Stephen Moore on his Fed nomination: 'Full speed ahead'

Stephen Moore on his Fed nomination: 'Full speed ahead'
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Stephen MooreStephen MooreTop economic adviser warned Trump on reelection chances ahead of China truce: report Nancy Pelosi's gut-check moment on trade and the USMCA Trump adviser: 'He should stop saying things that are untrue' MORE said Thursday he remains committed to serving on the Federal Reserve Board despite growing opposition among Senate Republicans to his possible nomination by President TrumpDonald John TrumpTrump says he doesn't want NYT in the White House Veterans group backs lawsuits to halt Trump's use of military funding for border wall Schiff punches back after GOP censure resolution fails MORE.

“I’m all in,” Moore said in an interview with Bloomberg News, adding that he spoke to a White House official on Wednesday who said “they’re all in” as well.

“My biggest ally is the president,” Moore added. “He’s full speed ahead.”


Moore told the news agency that he expects Trump to formally nominate him to fill an open Fed board seat within three weeks.

His comments come after a number of key Republican senators voiced concerns about his nomination, including Sen. Joni ErnstJoni Kay ErnstGOP cautions Graham against hauling Biden before Senate Farmers: New Trump ethanol proposal reneged on previous deal Overnight Energy: Farmers say EPA reneged on ethanol deal | EPA scrubs senators' quotes from controversial ethanol announcement | Perry unsure if he'll comply with subpoena | John Kerry criticizes lack of climate talk at debate MORE (Iowa), who objected to his “ridiculous” past writings about women.

Sen. John ThuneJohn Randolph ThuneTurkey sanctions face possible wall in GOP Senate GOP cautions Graham against hauling Biden before Senate War of words at the White House MORE (S.D.), the No. 2 Senate Republican, said concerns about Moore are not just confined to female senators. Sen. Lindsey GrahamLindsey Olin GrahamOvernight Defense: Trump weighs leaving some troops in Syria to 'secure the oil' | US has pulled 2,000 troops from Afghanistan | Pelosi leads delegation to Afghanistan, Jordan US troops leaving Syria cross into Iraq Graham says he's open-minded on supporting impeachment: 'Sure, I mean show me something that is a crime' MORE (R-S.C.), a close Trump ally, said his nomination would be “very problematic.”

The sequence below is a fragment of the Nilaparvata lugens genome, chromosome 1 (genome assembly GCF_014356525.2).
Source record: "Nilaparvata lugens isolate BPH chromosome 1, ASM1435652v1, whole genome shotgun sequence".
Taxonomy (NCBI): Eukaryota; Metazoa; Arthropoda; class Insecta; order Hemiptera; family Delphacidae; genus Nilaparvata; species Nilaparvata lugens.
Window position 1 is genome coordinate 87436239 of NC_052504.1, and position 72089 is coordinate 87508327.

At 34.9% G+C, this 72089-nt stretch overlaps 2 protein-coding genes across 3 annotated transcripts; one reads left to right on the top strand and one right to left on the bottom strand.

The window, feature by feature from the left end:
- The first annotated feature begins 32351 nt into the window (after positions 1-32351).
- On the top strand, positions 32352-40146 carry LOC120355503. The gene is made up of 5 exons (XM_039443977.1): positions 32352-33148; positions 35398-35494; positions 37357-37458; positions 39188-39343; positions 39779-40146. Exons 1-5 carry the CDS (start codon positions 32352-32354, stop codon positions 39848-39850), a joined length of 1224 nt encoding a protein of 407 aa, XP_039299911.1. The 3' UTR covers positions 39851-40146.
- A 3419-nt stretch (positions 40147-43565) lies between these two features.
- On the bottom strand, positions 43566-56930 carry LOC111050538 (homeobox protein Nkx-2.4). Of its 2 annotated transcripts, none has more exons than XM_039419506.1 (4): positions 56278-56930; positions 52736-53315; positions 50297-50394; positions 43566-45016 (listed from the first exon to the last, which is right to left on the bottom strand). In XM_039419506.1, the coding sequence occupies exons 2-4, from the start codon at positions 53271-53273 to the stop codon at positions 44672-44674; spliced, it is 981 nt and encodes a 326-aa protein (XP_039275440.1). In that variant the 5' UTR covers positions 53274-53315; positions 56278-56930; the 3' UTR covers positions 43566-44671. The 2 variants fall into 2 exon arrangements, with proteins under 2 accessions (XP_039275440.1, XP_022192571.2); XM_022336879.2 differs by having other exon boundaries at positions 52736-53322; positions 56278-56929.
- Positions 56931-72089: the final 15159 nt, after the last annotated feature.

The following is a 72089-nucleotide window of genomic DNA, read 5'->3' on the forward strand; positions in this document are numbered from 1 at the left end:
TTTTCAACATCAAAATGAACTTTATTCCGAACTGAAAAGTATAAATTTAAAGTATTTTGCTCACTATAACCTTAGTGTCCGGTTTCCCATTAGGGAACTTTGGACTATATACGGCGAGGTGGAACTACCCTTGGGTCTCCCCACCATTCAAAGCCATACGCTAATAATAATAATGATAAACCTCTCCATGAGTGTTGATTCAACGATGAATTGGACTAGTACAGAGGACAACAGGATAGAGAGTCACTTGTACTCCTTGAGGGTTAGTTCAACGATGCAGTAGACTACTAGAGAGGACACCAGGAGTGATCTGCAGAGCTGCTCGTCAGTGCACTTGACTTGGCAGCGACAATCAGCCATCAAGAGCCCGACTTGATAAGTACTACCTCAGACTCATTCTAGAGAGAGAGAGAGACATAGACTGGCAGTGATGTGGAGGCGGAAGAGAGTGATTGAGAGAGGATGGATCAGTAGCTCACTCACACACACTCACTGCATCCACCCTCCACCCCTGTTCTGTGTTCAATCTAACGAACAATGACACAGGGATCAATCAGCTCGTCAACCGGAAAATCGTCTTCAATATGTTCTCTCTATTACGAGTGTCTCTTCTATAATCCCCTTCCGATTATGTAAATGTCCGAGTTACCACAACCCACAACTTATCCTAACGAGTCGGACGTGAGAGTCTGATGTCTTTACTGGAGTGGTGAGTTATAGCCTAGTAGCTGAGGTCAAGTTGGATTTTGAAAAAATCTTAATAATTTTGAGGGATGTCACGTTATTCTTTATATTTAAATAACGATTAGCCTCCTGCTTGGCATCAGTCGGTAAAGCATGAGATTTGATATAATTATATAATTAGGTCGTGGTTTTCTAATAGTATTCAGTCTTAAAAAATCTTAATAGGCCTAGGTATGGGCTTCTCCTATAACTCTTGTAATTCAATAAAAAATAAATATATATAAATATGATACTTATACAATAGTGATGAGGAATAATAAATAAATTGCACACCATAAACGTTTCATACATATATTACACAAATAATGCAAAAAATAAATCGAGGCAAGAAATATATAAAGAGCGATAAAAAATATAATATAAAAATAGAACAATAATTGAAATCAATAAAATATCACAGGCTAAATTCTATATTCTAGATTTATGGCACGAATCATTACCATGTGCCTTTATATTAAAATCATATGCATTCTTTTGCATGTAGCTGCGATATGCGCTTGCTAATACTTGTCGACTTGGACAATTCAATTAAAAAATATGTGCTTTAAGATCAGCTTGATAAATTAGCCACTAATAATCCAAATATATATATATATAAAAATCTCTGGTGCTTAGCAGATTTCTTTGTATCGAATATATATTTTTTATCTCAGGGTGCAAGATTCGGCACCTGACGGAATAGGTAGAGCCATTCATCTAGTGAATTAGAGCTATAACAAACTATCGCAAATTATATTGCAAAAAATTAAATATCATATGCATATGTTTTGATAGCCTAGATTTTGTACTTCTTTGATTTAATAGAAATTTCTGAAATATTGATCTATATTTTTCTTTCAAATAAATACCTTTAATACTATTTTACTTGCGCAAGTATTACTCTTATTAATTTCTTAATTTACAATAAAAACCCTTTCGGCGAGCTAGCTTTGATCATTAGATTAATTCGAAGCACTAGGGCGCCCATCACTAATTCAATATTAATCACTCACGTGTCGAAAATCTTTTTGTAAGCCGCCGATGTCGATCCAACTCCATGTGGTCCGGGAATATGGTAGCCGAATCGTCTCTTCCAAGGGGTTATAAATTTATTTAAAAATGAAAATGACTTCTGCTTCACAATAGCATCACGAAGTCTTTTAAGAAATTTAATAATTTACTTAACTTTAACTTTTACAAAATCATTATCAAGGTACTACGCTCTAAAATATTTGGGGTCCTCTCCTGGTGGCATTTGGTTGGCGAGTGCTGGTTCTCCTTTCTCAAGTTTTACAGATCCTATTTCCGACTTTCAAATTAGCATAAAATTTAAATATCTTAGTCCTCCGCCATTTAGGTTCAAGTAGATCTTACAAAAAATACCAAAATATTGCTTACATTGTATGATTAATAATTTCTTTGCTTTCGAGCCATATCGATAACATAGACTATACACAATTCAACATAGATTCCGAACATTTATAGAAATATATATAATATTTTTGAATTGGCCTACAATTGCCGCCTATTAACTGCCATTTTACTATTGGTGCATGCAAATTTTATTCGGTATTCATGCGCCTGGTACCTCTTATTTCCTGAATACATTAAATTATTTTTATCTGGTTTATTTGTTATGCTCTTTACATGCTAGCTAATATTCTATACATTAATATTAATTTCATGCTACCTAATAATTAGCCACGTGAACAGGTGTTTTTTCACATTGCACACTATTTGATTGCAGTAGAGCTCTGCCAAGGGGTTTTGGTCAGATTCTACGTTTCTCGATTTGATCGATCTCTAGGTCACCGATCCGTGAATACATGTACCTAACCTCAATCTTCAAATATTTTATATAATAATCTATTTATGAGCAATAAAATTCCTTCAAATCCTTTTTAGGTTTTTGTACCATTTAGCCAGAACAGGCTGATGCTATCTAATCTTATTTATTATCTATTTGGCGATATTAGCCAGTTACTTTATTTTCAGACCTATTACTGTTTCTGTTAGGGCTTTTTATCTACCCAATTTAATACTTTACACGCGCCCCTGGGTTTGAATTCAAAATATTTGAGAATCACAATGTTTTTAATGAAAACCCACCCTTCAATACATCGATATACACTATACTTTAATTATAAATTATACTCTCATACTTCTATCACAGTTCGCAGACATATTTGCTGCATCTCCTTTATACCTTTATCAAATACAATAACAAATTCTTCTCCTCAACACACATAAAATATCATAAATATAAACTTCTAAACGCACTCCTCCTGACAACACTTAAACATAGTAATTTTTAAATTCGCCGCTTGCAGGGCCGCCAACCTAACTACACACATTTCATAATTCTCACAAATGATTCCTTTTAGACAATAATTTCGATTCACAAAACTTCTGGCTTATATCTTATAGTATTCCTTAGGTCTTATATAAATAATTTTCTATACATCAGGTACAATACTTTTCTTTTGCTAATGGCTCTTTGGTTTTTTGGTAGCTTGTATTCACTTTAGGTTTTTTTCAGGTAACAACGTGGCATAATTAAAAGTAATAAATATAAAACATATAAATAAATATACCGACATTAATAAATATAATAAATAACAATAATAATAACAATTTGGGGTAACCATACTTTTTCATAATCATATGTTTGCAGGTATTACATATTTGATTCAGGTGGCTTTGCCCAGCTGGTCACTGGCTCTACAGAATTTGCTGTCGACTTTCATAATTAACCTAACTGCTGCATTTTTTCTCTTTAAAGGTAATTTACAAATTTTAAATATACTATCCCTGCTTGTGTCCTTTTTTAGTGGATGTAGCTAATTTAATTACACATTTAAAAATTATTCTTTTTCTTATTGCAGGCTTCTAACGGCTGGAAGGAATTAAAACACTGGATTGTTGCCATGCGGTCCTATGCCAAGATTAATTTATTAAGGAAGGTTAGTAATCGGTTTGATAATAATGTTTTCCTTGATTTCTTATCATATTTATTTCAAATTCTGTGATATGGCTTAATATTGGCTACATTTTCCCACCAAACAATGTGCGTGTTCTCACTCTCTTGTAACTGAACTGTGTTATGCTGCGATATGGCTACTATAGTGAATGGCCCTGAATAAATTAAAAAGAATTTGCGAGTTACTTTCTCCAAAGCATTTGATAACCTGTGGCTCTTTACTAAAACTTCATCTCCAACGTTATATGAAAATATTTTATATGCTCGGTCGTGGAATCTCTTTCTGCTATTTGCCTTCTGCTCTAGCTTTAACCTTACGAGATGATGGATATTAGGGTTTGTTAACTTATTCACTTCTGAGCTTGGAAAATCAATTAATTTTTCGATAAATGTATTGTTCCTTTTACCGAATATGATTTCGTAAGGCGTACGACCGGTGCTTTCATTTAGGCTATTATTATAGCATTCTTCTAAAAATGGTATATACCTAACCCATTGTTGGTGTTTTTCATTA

Moore, a conservative economic commentator who has ties to Capitol Hill Republicans, said he was surprised by the concerns held by GOP senators. He also expressed confidence he could win support from some Senate Democrats if his nomination clears the Banking Committee and reaches the floor.  

“Just because she’s ‘no’ today doesn’t mean she’s ‘no’ three months from now,” Moore said in response to Ernst’s objections. “The world is going to be very different two months from now.”

He again defended his past comments and op-ed columns about women, saying they were “meant to be humorous.”

“Yeah, I’m embarrassed and apologetic about some of these columns I wrote,” he said.

Moore added that spurring economic growth is a more important concern for women than “some injudicious things” he wrote more than a decade ago.

The White House has said it is reviewing Moore’s writings even as advisers have stressed that Trump still stands behind his nomination.

Democrats and other economists have also objected to Moore’s nomination, calling it an attempt by Trump to exert political control over the traditionally independent central bank.

Moore was a campaign adviser for Trump and played an influential role in shaping the tax-cut package Congress passed in 2017.

In a Wednesday opinion piece for The Hill, Moore dismissed what he called the “scorched-earth battle tactics” his critics are employing to derail his nomination and defended his qualifications to serve on the Fed board, which have also come under scrutiny.

“I have been right a lot more than I've been wrong on monetary policy — and the most recent vindication has been my harsh criticisms of the Fed Board raising interest rates last September and December,” he wrote. “Ever since reversing course in January, the economy and the stock market have been on a tear — and still no inflation. I rest my case.”